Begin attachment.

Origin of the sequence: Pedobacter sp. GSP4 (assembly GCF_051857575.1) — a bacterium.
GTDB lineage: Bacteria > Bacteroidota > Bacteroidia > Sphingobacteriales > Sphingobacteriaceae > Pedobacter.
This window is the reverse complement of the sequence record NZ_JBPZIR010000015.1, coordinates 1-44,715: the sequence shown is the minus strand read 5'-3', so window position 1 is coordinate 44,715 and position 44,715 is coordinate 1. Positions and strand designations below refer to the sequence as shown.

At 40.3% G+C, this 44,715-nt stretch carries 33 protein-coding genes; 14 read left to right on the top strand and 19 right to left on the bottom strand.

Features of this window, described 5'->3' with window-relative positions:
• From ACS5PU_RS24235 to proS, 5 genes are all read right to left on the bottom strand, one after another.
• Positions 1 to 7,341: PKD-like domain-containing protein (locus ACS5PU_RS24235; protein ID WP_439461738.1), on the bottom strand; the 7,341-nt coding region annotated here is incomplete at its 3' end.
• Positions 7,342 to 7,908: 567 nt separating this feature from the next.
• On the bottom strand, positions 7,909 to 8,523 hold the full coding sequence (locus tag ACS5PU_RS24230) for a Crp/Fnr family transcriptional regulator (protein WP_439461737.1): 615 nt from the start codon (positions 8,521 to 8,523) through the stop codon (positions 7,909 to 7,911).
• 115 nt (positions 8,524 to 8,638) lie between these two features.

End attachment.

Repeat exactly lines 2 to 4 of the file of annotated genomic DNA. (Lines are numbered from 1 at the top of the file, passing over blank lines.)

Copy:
GTDB lineage: Bacteria > Bacteroidota > Bacteroidia > Sphingobacteriales > Sphingobacteriaceae > Pedobacter.
This window is the reverse complement of the sequence record NZ_JBPZIR010000015.1, coordinates 1-44,715: the sequence shown is the minus strand read 5'-3', so window position 1 is coordinate 44,715 and position 44,715 is coordinate 1. Positions and strand designations below refer to the sequence as shown.

At 40.3% G+C, this 44,715-nt stretch carries 33 protein-coding genes; 14 read left to right on the top strand and 19 right to left on the bottom strand.